Many different types of alternative payment solutions have been tested and trialled in recent years. QR code support and contactless payments are just two examples of introducing new technology into the financial ecosystem. But if it is up to Optus, an Australian telecommunications provider, we will soon pay for coffee with a customised coffee cup.
Paying For Coffee With A Cup Sounds Ridiculous
As is the case with any new concept introduced in a financial setting, there is a certain uneasy feeling when learning what this Australian telco has planned. Sticking NFC chips in coffee cups doesn’t sound out of the ordinary, but using that same cup to complete payments is very odd, at best. But for coffee houses and shops, this could be the new solution they have been craving for.
To be more precise, the concept would require reusable smart cups and bottles. Every object would have its own NFC chip, which can be used to complete payments of up to AU$100, assuming the payment terminal at that retail locations accepts Visa payWave. Unfortunately, this will hinder the chances of success for this concept.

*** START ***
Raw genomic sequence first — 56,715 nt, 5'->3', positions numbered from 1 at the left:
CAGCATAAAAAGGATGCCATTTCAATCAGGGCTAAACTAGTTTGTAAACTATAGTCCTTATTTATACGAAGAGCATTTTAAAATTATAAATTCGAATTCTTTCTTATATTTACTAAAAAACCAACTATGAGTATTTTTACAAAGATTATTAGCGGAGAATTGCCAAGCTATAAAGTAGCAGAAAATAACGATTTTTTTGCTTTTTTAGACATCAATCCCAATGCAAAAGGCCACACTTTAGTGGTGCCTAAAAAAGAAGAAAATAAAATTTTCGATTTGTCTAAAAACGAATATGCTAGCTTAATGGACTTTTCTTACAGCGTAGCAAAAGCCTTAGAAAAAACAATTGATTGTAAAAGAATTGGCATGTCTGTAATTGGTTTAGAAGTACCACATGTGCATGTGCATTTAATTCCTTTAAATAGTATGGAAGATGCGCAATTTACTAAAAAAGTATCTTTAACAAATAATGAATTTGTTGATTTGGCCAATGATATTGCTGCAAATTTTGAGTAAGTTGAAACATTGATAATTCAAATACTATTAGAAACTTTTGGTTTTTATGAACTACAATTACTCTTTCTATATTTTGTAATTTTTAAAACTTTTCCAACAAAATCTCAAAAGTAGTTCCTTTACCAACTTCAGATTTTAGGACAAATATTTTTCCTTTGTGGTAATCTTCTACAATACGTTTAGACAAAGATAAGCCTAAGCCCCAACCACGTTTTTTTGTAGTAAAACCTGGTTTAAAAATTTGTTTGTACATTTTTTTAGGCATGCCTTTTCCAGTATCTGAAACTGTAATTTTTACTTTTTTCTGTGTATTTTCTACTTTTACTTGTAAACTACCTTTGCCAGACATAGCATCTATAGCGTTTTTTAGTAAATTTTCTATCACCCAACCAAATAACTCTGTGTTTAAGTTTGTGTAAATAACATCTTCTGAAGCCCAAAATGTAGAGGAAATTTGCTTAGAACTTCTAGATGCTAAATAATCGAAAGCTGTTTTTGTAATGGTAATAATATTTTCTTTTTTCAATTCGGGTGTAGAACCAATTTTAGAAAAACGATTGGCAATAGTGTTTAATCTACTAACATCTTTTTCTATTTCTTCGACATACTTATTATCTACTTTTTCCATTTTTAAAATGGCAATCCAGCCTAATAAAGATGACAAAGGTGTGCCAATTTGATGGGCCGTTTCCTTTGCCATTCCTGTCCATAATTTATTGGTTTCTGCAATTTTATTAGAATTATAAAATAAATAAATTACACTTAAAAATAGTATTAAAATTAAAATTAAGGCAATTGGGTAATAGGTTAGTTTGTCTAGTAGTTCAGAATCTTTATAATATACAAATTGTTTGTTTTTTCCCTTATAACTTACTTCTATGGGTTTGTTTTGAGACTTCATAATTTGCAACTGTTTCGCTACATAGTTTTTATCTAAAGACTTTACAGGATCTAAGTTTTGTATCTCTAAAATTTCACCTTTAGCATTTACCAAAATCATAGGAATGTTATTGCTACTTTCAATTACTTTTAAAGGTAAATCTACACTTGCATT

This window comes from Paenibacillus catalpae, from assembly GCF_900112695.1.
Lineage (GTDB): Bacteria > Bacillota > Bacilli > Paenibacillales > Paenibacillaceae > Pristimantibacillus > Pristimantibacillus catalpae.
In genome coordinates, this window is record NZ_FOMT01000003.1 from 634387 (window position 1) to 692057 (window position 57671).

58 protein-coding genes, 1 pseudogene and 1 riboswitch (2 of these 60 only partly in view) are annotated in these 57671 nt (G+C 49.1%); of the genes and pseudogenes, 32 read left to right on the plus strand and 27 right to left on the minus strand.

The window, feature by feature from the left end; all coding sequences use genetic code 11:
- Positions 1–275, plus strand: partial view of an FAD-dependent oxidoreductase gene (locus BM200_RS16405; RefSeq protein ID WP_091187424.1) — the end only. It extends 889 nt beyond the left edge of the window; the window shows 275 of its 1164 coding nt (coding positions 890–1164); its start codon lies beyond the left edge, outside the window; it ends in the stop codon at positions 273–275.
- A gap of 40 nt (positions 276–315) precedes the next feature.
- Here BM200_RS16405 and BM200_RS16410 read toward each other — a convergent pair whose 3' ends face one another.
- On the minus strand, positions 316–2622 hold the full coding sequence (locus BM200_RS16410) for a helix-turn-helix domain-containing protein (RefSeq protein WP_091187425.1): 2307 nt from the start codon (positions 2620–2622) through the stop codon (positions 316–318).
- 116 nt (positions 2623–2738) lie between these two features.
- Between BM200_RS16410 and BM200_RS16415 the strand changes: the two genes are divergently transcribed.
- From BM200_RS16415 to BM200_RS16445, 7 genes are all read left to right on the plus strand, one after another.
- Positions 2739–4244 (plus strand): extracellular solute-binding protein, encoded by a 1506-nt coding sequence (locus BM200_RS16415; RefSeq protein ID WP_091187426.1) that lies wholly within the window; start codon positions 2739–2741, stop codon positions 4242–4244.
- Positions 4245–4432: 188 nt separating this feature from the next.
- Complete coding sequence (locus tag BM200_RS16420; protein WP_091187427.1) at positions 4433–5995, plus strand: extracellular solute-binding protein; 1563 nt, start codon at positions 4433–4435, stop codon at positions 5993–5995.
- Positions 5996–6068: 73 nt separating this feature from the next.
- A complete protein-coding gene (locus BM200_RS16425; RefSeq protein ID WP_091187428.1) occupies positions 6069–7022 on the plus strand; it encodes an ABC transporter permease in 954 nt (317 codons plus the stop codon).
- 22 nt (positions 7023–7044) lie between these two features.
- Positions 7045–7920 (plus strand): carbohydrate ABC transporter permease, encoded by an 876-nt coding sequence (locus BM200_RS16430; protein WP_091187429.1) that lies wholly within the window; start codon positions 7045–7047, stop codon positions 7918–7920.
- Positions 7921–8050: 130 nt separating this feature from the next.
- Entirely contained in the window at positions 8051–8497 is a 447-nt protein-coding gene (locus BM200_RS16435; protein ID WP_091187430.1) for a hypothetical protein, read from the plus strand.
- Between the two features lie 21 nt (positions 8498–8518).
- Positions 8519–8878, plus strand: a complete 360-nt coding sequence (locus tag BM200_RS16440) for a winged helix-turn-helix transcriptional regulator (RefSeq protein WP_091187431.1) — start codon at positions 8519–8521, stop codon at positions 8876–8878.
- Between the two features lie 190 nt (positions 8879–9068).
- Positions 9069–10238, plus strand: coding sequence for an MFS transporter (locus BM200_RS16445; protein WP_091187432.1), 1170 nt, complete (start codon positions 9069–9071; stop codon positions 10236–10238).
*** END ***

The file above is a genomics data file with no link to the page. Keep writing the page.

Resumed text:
Every cup itself seems to cost AU$39.95, and through its NFC connection, is more than capable of completing transactions. Users would be able to top up the device’s balance at home with their payment card, which means that they can leave wallets at home. Moreover, the coffee cup can be used for payments other than your daily dose of coffee.
This concept is being created in collaboration with Frank Green, who produces these reusable smart cups and bottles. For now, it remains unclear if and when this product will roll out to mainstream Australian consumers and retailers. Optus has been exploring other wearable payment solutions in the past, including a wristband and PayTag, which can be attached to a watch or fitness band.
Optus MD product and marketing Ben White told the media:
“These new additions were developed to answer customers who ask for added convenience and choice, and to provide more options to take their money with them when they are out and about.”
From a convenience point of view, a smart reusable coffee cup that makes payments seems logical. A lot of people walk around with coffee in their hands during the day, thus, the sight of this would not be unusual. That said, with the AU$100 pay limit per transaction, it remains to be seen how often people would use their cup to pay. Moreover, if the technology fails to complete a transaction, both consumer and retailer will suffer.
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